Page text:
We read lots of books, ate lots of coconut, and spent each sunset walking along the shore exploring tide pools. We called it our Walden. It was one of the best and most memorable times of our life.
Soon the money ran out, and we hadn’t yet figured out the location independent income. We went back to the States for employment once again.
But travel had taught us new skills, new thought patterns, new approaches to life in general. It had also become a part of who we were, a positive addiction, and we couldn’t imagine our lives without it.
Really, it wasn’t about the travel. Travel was the tool, the method to the outcome. The real addiction was to the personal transformation that travel extracts from your mind and your soul.
It causes you to be uncomfortable, to step out of the familiar and into the unknown. It compels you to see with new eyes and to consider things you had never been aware of.
Travel, like a surgeon, opens you up – mind, heart, and soul – and removes preconceptions, biases, and small-mindedness. In its place it leaves a love for the world and all people; it also entrusts you with a larger understanding of our common humanity and the quandaries we share as a planet.
Travel is less about seeing sights than it is about searching your soul.
So on our second return to the States, traveling again wasn’t even a question. Every decision was made with the long term goal in mind – How will this help us be able to travel more? How will this give us more freedom to explore?
Asking these questions led us to India for five months, then back to the U.S., across it and Canada to Alaska (on the discovery that we were expecting our fifth child) and eventually to our current life experiment – slow traveling from Alaska to Argentina with our five kids.
It also helped us to design our financial lifestyle with freedom in mind. No, taking that career position isn’t going to work for us. Starting that location independent business isn’t either. We focused on building income streams that gave us options.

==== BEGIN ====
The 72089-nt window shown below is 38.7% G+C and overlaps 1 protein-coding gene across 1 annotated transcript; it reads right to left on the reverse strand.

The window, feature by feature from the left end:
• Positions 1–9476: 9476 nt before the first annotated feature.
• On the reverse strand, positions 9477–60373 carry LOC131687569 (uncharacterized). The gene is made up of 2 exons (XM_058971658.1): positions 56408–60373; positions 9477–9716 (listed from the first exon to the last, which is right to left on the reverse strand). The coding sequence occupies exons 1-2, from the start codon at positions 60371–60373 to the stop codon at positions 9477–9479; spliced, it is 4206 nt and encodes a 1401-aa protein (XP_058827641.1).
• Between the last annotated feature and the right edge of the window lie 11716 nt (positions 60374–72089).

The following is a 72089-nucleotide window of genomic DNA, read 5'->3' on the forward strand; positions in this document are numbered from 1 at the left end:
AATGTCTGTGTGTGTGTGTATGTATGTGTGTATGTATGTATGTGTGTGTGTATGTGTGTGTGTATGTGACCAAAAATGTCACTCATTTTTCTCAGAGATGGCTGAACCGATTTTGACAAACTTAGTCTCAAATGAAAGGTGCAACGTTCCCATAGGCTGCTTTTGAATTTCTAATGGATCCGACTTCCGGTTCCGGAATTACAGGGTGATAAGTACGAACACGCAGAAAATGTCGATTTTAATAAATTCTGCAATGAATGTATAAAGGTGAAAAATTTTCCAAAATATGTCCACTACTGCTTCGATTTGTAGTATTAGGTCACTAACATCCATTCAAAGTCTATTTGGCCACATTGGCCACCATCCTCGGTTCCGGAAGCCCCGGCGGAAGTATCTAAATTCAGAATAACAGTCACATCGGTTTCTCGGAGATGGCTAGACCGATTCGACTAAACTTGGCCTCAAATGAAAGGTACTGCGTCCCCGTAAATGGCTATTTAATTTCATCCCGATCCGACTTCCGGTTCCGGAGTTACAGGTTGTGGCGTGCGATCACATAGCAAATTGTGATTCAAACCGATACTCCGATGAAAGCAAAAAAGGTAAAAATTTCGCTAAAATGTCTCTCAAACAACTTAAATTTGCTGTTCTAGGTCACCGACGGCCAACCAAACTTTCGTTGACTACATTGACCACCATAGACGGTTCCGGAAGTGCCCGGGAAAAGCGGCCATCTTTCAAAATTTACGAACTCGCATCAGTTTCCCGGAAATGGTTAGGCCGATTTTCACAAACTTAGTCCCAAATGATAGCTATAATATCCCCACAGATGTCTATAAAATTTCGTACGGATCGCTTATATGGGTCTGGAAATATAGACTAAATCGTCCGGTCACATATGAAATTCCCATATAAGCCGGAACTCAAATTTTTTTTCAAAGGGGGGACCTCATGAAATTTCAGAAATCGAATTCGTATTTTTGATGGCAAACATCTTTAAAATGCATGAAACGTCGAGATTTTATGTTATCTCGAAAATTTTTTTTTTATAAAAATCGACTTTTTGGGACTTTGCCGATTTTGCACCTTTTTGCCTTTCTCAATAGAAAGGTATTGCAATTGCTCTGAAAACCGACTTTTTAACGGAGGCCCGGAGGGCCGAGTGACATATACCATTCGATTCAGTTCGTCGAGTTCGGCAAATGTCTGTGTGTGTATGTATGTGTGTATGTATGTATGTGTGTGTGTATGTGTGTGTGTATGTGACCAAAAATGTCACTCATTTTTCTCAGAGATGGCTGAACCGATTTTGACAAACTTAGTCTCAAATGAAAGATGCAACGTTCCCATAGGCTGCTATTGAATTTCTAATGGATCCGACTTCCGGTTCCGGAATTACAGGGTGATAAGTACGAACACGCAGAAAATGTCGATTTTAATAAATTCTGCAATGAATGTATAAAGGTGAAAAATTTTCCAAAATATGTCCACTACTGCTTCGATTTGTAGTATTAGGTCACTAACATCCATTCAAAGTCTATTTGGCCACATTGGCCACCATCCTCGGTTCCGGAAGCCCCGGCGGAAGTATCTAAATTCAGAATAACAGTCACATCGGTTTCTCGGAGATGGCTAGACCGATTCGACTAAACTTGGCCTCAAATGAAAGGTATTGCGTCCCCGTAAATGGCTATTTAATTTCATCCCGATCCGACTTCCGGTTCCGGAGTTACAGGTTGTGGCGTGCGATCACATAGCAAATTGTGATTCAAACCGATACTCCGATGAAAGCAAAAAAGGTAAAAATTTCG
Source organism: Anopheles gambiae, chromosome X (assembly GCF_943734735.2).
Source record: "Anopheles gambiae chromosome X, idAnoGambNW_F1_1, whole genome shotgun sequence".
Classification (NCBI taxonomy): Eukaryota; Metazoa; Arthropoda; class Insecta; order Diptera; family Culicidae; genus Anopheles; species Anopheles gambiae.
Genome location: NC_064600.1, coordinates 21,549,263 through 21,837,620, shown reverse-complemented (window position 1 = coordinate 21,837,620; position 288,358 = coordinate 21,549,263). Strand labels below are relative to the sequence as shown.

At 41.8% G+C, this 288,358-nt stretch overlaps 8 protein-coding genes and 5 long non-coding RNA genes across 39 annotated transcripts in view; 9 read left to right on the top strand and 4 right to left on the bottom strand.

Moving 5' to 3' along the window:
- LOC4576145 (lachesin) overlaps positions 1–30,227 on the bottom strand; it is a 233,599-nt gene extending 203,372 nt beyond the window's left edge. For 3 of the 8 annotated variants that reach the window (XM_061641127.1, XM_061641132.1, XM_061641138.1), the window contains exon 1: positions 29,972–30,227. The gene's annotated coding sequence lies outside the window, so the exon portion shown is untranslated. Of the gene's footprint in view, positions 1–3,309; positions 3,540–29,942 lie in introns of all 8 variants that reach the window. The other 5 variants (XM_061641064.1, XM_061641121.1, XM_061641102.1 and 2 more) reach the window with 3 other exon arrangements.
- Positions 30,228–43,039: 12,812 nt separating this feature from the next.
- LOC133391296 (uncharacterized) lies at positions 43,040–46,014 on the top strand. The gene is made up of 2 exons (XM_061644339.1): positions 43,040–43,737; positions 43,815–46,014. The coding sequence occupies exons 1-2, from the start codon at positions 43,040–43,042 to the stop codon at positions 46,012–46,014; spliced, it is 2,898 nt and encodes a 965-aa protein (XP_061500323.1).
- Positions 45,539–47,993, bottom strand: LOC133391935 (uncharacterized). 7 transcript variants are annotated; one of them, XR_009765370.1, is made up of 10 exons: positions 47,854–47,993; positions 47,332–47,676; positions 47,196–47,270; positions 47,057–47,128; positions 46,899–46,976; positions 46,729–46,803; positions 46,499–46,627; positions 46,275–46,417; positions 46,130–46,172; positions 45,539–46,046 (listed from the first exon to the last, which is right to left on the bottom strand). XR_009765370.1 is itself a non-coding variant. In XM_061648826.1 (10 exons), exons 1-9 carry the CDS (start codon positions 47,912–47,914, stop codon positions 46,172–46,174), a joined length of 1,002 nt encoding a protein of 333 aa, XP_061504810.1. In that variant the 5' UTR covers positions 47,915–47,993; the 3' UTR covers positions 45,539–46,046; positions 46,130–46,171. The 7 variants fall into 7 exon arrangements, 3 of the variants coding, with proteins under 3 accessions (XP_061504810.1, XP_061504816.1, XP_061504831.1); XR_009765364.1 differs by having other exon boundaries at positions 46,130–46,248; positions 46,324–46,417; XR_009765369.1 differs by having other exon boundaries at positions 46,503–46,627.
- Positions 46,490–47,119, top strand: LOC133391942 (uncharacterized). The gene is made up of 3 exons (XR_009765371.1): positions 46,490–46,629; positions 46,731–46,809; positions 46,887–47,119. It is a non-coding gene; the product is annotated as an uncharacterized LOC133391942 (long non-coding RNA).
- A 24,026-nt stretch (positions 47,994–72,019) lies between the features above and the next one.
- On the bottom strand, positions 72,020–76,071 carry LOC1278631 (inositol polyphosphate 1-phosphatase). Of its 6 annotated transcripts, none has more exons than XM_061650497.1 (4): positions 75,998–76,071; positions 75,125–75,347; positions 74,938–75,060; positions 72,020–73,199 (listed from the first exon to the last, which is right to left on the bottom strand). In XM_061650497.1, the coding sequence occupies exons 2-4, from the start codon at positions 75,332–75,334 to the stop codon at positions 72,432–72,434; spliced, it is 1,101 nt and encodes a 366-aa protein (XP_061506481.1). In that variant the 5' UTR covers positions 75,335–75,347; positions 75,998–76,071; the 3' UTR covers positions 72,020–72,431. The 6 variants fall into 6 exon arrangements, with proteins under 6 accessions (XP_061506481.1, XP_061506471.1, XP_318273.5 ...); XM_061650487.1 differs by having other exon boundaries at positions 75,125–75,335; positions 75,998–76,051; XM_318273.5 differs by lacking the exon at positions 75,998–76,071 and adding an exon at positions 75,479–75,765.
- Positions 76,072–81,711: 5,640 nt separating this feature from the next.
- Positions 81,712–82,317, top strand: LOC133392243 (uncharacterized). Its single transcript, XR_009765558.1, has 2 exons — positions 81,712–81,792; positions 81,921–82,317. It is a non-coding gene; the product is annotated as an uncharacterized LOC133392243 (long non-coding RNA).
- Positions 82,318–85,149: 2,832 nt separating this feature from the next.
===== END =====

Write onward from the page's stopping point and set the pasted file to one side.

To us, travel has nothing to do with cruises and vacations. It’s not about staying at fancy hotels or taking a two-week holiday.
Travel is a way of life. It’s how we learn, develop ourselves, educate our children, expand our minds, and work on solving the world’s problems. Traveling is as much a part of our makeup as the books we read and the food we eat. To suggest that we’ll stop traveling is like suggesting that we’ll stop eating, reading, or learning.
Travel is life, and life is travel. They’ve become intertwined, as inseparable as the branch and the root.
Some people think that travel is not for everybody, but the essence of travel is experiential expansion. Instead of repeating the same life experience every year for ten, twenty, or fifty years, travel can give us fifty life-changing encounters in one year.
The result is that instead of reading only one page out of the world book, we’re given the opportunity of perusing a greater proportion of it, and exercising our human-ness, rather than suffering from soul atrophy.
Travel can and will transform your life, anyone’s life, if you let it.
Rachel Denning is a mom, education mentor, writer and photographer. Her website www.discovershareinspire.com is an amazing account of her family’s inspiring journey as real-life Lifeonaires and world travelers defying the American Dream to truly live life to the fullest.Tags: featured